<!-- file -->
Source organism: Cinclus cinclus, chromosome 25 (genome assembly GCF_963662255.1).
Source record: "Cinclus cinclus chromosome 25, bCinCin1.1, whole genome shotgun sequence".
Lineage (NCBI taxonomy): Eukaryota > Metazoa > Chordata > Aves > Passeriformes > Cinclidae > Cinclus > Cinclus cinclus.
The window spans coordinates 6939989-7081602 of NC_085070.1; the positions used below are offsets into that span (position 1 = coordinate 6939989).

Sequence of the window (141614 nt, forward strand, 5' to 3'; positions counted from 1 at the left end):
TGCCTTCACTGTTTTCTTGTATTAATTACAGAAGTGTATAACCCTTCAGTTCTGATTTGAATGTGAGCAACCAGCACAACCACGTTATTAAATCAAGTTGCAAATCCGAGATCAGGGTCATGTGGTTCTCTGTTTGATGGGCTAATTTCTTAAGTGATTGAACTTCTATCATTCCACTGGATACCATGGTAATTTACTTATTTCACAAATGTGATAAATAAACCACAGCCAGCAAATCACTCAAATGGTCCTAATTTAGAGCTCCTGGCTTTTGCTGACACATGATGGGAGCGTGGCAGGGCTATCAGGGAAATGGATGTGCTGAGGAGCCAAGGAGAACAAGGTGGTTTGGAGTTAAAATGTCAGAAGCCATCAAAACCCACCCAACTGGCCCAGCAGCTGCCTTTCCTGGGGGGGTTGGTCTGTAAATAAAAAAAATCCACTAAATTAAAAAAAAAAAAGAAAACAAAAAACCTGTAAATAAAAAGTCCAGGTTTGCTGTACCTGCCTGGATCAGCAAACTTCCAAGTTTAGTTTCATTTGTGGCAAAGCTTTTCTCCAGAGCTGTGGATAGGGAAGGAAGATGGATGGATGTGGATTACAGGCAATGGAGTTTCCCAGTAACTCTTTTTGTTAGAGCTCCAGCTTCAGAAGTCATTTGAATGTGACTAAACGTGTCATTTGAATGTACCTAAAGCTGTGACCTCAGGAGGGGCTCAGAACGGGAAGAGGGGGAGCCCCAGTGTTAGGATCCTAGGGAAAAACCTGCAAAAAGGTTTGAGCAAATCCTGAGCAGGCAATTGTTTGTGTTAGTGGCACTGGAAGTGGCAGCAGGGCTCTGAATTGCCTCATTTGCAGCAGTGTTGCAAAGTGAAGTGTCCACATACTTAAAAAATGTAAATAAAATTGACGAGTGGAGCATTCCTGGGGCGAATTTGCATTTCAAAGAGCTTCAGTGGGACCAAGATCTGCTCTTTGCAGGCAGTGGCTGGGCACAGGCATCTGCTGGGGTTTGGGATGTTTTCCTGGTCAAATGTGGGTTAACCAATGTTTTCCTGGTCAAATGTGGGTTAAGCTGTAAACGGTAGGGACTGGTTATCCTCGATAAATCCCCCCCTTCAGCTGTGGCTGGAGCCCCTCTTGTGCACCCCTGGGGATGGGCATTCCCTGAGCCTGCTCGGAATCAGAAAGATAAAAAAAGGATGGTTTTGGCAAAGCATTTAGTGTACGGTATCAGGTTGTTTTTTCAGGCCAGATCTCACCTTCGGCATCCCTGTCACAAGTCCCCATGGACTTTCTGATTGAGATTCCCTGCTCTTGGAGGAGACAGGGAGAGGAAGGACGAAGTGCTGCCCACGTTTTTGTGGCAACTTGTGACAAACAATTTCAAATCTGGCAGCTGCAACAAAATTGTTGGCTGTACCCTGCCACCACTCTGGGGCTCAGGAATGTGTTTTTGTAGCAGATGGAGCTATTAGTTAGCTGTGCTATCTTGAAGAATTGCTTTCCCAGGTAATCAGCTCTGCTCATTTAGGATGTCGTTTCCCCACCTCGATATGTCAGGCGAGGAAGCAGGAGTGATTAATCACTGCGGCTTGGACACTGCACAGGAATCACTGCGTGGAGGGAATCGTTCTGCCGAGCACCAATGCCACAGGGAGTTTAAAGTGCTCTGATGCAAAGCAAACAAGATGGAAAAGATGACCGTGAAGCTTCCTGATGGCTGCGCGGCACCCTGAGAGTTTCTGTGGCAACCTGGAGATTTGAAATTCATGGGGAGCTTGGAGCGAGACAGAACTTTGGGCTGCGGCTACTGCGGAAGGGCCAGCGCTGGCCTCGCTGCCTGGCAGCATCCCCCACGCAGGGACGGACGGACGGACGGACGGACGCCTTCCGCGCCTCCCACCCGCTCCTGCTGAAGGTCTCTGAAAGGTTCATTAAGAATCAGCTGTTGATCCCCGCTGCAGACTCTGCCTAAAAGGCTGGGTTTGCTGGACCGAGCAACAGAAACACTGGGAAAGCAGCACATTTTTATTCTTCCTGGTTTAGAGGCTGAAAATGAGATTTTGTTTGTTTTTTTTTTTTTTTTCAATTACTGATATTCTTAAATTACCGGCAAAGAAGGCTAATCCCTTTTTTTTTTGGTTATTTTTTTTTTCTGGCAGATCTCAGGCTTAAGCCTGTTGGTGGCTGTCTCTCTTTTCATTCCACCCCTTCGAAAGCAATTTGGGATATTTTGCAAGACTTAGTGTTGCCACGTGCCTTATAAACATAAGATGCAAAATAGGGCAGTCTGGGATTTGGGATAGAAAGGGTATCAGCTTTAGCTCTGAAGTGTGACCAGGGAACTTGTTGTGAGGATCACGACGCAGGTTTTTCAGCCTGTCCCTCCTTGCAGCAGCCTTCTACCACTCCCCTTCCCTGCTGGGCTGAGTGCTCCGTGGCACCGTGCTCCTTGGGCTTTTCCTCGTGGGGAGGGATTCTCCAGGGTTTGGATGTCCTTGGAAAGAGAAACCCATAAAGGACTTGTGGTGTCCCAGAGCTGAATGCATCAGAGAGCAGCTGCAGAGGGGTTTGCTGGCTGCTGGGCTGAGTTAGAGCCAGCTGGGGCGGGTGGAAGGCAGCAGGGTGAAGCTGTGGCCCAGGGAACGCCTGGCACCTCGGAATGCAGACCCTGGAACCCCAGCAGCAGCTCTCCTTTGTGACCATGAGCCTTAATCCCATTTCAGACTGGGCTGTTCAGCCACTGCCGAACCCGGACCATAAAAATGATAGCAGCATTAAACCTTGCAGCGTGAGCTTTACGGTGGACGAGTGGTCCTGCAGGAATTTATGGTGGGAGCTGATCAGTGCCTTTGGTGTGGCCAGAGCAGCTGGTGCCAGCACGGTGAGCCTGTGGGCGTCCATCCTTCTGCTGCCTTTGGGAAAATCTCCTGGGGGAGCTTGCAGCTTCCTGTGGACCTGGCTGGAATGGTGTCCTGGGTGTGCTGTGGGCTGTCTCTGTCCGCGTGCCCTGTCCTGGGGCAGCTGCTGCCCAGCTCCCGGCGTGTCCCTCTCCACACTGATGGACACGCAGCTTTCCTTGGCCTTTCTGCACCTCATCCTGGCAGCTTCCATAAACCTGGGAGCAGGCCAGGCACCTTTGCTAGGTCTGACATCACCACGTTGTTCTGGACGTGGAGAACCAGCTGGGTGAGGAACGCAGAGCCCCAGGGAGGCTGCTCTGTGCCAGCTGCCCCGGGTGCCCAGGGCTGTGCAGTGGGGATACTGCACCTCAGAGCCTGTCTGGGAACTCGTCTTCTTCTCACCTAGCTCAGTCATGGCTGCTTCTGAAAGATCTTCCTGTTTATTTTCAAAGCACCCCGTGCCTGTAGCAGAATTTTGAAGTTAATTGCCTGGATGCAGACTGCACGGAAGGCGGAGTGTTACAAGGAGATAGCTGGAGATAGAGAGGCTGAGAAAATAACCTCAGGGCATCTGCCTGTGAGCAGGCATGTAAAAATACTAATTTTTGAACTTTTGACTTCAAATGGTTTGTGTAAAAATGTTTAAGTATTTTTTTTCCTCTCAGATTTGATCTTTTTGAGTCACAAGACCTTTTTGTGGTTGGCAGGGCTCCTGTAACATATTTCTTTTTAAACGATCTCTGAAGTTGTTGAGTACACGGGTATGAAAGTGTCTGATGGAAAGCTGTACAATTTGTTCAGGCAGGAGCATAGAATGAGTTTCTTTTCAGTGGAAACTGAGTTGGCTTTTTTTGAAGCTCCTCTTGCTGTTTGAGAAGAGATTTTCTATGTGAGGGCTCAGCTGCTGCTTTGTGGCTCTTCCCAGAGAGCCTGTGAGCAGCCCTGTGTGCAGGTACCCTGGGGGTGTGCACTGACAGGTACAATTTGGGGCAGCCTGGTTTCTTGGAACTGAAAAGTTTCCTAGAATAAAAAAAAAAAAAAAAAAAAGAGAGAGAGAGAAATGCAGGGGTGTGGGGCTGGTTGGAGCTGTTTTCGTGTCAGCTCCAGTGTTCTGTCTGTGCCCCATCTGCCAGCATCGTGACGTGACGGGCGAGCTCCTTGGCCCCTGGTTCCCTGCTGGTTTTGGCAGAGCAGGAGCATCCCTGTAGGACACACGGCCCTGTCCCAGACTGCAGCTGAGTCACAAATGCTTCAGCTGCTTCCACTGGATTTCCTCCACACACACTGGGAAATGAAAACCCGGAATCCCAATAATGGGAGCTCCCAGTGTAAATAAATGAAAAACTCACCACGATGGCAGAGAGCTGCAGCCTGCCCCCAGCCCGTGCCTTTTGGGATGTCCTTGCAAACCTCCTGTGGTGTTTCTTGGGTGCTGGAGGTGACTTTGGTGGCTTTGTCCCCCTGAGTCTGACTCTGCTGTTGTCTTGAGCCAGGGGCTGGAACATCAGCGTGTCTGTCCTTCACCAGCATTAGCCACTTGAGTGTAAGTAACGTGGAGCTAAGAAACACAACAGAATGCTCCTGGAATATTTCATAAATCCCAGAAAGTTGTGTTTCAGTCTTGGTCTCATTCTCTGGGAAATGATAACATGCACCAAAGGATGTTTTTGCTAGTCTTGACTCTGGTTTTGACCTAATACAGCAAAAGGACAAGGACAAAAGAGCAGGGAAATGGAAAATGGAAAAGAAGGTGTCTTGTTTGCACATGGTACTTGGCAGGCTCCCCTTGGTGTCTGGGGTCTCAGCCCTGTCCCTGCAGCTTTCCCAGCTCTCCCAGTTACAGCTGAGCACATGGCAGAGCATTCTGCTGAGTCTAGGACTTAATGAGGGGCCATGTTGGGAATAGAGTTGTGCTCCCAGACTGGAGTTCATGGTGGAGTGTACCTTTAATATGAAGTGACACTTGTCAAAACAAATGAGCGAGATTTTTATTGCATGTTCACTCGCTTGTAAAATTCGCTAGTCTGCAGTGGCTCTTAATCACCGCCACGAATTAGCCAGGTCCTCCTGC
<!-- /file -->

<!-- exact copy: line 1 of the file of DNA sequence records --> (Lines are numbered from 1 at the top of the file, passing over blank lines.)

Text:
Source organism: Cinclus cinclus, chromosome 25 (genome assembly GCF_963662255.1).